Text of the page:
The plot against the Kremlin led by the leader of the Wagner Group, Yevgeny Prigozhin, and his subsequent death in a plane crash at the end of August 2023, opens multiple hypotheses about the future of the Wagner Group. In this analysis, the security consultant and student of the LISA Institute’s Intelligence Analysis Expert Course, Andrés González, exposes the challenges after the death of Prigozhin and which Russian military companies in Africa could compete or replace the Wagner Group in the African continent.
The death of Prigozhin and his commanders represent a worrying setback in the influence and operation of the PMC in Africa. Russian presence and influence in Africa without Prigozhin’s charisma and influence is a serious setback for Russian interests on the continent. The probability of dissolution or absorption of the group, given the disappearance of its leadership and the refusal of many of its components to be absorbed by other PMCs, create a high possibility of disappearance.
The death of Prigozhin, determinant proxy in the internal stability of the PMCs, opens the door to imminent internal conflicts between various rival political, business and military factions existing in Russia today. Wagner’s replacement on the Russian national and international scene has several PMCs as probable successors to the group. The Silovikis increase their power and elevated influence with the death of Prigozhin.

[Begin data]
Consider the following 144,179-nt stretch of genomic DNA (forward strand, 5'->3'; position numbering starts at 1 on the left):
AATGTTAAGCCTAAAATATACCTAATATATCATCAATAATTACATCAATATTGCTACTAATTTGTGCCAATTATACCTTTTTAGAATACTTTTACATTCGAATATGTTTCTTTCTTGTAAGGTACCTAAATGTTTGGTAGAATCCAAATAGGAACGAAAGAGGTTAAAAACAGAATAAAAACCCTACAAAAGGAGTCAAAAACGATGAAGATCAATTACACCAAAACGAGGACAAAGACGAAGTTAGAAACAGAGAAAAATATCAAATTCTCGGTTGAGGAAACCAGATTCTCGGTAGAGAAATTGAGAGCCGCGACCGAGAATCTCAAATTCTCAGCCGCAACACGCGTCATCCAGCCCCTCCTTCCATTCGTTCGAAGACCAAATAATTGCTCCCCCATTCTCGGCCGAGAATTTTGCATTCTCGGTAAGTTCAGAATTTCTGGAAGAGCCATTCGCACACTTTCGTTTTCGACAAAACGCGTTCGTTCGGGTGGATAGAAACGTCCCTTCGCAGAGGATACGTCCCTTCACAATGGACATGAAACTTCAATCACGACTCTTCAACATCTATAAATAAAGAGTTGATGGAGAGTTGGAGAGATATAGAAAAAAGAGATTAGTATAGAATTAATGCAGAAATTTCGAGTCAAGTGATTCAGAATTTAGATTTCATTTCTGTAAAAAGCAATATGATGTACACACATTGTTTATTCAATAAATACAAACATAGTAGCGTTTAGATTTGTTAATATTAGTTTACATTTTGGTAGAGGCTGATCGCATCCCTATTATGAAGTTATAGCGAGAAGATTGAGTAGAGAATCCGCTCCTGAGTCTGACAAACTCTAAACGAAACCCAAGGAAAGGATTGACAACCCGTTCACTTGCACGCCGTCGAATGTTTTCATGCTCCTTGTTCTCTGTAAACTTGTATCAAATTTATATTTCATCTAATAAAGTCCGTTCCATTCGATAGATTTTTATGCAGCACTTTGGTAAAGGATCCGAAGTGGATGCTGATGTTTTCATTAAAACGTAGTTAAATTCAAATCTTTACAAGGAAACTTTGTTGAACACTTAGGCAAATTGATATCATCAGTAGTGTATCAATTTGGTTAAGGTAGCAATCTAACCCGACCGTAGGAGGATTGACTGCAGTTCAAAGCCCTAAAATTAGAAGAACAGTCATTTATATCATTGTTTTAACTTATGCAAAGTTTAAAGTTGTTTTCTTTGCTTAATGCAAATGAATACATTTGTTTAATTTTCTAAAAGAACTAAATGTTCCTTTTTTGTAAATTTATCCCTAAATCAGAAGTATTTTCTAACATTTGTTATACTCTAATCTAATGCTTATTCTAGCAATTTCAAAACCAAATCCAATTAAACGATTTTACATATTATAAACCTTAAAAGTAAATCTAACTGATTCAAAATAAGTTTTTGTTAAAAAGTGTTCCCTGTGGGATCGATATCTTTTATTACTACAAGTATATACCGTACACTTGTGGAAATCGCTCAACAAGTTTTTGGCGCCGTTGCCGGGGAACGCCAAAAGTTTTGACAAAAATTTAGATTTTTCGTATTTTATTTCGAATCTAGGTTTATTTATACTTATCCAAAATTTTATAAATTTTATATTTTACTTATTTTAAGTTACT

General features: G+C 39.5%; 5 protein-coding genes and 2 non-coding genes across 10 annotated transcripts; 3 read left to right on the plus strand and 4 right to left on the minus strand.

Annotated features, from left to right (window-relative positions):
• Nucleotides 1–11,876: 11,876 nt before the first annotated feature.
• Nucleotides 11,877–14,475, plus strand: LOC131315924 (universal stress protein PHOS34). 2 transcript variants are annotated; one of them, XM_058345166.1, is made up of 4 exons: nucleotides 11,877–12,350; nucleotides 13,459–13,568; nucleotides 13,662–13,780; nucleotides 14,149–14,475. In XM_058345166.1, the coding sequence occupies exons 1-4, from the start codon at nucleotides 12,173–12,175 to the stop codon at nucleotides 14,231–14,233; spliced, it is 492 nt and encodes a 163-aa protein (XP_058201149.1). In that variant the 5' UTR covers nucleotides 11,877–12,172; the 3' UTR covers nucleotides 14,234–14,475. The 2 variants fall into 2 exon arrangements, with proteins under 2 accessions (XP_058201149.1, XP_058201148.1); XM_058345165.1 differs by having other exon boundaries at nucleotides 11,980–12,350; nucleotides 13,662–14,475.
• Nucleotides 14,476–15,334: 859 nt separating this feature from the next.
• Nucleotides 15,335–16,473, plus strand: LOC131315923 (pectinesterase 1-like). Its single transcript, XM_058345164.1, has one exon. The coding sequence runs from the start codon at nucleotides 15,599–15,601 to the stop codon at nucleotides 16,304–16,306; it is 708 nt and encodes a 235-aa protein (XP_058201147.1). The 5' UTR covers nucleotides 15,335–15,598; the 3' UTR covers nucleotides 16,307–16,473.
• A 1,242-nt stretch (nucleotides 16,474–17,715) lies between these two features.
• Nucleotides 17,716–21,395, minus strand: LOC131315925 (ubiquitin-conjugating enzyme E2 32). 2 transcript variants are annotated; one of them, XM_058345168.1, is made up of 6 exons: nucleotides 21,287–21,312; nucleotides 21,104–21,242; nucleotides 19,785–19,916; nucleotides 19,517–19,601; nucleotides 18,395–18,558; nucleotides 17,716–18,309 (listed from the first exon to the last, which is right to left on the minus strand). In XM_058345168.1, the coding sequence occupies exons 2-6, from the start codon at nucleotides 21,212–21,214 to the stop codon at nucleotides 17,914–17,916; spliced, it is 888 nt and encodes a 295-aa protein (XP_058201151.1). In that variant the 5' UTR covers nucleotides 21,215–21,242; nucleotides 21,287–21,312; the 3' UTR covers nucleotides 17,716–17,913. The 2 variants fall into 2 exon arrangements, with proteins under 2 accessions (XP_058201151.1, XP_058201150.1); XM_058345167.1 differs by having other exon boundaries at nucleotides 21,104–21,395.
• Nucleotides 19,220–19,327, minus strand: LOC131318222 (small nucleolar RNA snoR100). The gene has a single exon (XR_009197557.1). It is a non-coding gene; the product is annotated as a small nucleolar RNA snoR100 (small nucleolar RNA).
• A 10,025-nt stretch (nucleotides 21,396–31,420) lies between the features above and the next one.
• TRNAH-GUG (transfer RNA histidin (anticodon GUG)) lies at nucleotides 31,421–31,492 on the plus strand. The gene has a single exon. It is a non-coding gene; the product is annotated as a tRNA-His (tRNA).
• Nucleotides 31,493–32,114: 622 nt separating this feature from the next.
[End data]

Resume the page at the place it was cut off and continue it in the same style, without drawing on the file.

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The influence and brand of the Wagner Group
It used resources from the Russian Ministry of Defence to train volunteers in order to prepare them to fight on the different war fronts opened by Russia. The group’s sign of identity is the cruelty and terror strategies used on the fronts where it has operated. The instability “through violence and corruption”, intervention in the internal politics of the countries where it operates, gave the group great power on the continent.
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The group cannot be compared with the rest of the PMCS currently existing in the Russian Federation, its organization and way of acting is similar to an ecosystem in continuous evolution, a hydra with many heads and diverse interests in Africa. Prigozhin personally controlled most of the group’s activities, from operations in Ukraine and Africa to finances and the general organization.
The group’s commanders, stationed in Syria, the Central African Republic or Mali, have their structures established, enjoying full autonomy when it comes to acting. Prigozhin’s death does not directly affect local commanders, since their operations are compartmentalized, separated and enjoy autonomy, with human resources “men continue to be recruited” and materials according to their needs. Many members of the group refuse to enlist in the Russian army, “do not share their way of proceeding”.
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Reasons and challenges of Prigozhin’s uprising and death for the Wagner Group
General Andrey Averyanov, head of the covert operations unit of the Central Intelligence Department (GRU), attempted to replace the group’s leadership in Africa, running head-on into Prigozhin’s opposition.